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January 3, 2018 / Kendra Allen, Editor

District officials are considering if attendance rule is unfair to students

EDUCATION | After WAMU and NPR reported that many of Ballou High School’s graduating class should not have passed due to truancy, DC officials have launched their own investigation to discover what happened. Now officials are scrutinizing a rule that allows teachers to mark students absent for the whole day if students miss their first class. (WaPo, 12/29)

The 80/20 rule was intended to emphasize the importance of being on campus the entire day, but the school chancellor, teachers and students testified at a recent D.C. Council education hearing that extremely low attendance rates in city schools are misleading — with the rule partly to blame.

Chancellor Antwan Wilson said the policy discourages some chronically tardy students from showing up to school. If students can’t arrive at school by the opening bell, he argued, they may deem it pointless to come at all if they are going to be considered absent for the entire day anyway.

HIV/AIDS | In an op-ed, Channing Wickham, executive director of the Washington AIDS Partnership (an initiative of the Washington Regional Association of Grantmakers), and Walter Smith, executive director of DC Appleseed, reflect on the progress of DC’s 90/90/90/50 Plan to end HIV and how the city can do more to achieve this goal. (WaPo, 12/22)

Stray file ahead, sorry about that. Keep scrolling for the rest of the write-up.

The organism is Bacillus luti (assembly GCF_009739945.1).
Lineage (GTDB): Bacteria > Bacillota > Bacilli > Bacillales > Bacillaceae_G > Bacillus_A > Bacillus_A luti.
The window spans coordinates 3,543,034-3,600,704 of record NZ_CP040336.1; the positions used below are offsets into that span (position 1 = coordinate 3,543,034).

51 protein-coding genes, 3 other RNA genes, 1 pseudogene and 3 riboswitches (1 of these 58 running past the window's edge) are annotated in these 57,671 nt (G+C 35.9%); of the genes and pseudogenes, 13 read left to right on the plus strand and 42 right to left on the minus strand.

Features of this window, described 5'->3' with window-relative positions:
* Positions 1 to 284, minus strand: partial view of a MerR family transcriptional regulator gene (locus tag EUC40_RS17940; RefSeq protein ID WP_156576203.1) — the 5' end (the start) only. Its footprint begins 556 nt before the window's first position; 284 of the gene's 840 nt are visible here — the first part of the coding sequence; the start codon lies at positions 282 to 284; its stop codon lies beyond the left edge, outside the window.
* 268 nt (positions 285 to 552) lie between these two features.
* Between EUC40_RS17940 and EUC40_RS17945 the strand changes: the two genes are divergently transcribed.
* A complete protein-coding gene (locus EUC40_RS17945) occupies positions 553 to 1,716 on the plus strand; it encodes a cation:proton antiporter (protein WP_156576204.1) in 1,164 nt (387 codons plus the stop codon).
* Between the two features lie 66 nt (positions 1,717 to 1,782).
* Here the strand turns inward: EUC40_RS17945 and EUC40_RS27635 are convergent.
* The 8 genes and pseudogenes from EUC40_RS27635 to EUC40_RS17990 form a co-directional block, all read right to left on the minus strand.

CHILDREN/FOSTER CARE | Sherry Lachman, founder and executive director of Foster America, discusses the need for cross-sector partnerships to make supporting children in foster care, whom she calls the youngest victims of the opioid epidemic, a priority in the US. (NYT, 12/28)

Related: A few years ago, Tamara Copeland, WRAG’s president, called for the philanthropic sector to invest more in child welfare to improve the lives of abused children and those in foster care.

PUBLIC SAFETYHomicides were down in the region, but 2017 was marked by sobering teen deaths (WaPo, 12/31)

HOUSING | The DC Department of Housing and Community Development has released proposed regulations for an almost ten-year-old law that allows the city to purchase affordable housing units that are at risk of disappearing. (WCP, 12/28)

WORKFORCE | How this Maryland community bank is helping marijuana dispensaries open and maintain their businesses. (WaPo, 1/2)

ARTS & HUMANITIES | This Saturday, the National Building Museum will be hosting 1968: Shaping the District, a free event that will mark the 50th anniversary of the year and include walking tours, photography exhibits, oral history workshops and more.

HOMELESSNESSEven during one of the year’s coldest weeks, some homeless people are refusing to come inside (WaPo, 12/29)


Can you draw these logos from memory?

– Kendra

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